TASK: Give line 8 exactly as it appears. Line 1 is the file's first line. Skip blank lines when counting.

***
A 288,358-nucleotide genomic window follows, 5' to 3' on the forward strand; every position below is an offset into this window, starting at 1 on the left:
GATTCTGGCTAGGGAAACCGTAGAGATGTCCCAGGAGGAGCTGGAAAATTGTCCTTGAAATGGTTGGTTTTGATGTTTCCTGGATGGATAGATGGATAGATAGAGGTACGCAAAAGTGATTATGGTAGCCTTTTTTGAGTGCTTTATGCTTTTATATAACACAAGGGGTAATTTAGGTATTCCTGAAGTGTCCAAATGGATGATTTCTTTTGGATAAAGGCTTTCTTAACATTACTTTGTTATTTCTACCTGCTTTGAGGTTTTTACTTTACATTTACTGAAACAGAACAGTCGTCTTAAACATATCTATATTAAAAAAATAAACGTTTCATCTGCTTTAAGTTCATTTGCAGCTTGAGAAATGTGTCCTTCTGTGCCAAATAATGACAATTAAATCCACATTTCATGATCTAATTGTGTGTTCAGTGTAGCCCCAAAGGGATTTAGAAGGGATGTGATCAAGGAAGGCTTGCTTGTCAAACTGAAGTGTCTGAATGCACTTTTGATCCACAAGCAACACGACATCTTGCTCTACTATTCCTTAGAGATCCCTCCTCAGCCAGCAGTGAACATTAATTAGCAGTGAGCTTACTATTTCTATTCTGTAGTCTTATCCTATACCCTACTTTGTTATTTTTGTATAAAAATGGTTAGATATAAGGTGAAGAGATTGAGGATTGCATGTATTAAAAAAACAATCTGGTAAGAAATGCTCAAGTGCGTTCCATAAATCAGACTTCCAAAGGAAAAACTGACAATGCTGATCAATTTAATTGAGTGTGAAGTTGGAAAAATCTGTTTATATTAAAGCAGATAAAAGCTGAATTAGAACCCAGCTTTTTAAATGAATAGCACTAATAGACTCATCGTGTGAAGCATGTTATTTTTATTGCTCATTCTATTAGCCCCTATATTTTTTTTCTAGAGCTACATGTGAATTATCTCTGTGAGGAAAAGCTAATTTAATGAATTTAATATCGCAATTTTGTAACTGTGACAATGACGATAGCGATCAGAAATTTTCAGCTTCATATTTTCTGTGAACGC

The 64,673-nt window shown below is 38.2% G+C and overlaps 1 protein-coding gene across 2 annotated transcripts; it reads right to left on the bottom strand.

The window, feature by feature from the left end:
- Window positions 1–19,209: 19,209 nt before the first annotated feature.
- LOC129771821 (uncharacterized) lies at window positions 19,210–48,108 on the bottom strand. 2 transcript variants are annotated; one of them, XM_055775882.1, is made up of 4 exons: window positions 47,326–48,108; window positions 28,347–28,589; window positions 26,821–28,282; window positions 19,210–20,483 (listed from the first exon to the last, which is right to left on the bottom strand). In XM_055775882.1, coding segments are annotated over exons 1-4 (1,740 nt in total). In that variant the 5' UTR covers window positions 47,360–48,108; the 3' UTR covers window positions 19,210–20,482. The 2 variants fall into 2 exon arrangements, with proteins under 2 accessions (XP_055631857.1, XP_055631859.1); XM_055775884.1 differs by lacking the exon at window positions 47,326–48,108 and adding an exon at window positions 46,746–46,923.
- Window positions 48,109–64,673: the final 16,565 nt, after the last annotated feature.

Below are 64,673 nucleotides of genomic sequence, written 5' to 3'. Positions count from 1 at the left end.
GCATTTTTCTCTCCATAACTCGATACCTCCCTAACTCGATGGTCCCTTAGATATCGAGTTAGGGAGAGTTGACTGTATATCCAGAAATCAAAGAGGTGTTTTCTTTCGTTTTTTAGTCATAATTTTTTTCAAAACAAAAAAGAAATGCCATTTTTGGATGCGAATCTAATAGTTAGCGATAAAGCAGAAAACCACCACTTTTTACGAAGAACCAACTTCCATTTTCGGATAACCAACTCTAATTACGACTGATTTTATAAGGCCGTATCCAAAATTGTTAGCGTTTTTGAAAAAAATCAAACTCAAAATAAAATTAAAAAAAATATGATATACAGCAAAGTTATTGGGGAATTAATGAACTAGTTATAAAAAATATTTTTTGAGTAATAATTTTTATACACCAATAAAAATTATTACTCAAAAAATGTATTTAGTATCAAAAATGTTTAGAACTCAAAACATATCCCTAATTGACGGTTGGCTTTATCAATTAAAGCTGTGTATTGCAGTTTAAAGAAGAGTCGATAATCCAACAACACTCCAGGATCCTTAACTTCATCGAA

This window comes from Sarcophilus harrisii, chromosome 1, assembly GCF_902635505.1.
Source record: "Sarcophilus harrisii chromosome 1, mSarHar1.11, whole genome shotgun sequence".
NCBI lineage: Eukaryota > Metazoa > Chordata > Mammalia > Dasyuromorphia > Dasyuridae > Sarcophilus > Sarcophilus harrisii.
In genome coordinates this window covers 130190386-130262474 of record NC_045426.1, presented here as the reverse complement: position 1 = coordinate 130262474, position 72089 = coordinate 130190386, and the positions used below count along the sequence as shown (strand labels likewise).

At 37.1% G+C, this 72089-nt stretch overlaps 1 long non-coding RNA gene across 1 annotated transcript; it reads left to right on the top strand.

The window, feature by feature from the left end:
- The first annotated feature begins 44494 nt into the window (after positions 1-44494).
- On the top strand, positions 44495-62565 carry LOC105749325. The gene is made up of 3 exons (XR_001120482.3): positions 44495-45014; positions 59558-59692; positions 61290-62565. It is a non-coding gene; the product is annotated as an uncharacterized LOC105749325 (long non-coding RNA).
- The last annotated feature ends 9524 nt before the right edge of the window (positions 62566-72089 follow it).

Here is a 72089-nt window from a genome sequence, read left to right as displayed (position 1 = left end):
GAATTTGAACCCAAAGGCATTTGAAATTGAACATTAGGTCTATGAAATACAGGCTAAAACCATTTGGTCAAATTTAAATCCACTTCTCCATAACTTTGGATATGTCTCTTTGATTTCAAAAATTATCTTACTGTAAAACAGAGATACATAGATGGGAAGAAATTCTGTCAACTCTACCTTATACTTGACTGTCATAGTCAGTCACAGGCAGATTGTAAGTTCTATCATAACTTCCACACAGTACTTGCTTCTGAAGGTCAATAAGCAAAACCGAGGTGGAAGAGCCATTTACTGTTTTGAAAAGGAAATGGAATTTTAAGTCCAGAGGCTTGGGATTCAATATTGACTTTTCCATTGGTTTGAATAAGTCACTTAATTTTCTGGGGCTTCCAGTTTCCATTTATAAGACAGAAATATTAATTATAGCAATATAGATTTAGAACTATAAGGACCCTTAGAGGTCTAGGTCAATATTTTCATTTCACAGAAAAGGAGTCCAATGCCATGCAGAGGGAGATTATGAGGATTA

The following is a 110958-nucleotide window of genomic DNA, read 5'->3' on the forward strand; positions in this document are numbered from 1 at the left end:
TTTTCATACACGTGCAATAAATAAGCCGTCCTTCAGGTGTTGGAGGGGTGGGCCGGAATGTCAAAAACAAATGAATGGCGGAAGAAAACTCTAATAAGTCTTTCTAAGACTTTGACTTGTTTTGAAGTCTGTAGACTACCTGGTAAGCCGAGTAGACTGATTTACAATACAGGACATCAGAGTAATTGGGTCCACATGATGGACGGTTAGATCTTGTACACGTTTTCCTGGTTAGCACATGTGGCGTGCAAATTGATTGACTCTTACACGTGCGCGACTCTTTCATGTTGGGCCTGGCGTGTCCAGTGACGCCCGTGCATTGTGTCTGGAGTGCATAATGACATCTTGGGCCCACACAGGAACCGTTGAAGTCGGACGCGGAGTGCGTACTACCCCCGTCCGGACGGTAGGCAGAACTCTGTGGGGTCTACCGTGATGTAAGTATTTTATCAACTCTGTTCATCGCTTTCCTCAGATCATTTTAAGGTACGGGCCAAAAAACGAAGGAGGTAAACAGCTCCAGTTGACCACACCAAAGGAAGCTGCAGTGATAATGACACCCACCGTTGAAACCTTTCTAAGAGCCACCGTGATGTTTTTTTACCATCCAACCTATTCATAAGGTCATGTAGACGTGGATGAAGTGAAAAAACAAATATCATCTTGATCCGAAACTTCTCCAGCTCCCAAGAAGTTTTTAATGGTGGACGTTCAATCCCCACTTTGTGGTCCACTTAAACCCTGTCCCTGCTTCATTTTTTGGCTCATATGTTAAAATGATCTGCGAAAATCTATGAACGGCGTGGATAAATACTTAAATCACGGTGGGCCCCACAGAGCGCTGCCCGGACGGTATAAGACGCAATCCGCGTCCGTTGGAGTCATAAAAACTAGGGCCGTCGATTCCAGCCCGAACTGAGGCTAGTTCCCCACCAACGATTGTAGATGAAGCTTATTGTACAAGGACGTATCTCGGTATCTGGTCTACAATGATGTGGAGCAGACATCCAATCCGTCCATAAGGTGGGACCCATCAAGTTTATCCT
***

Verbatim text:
Below are 64,673 nucleotides of genomic sequence, written 5' to 3'. Positions count from 1 at the left end.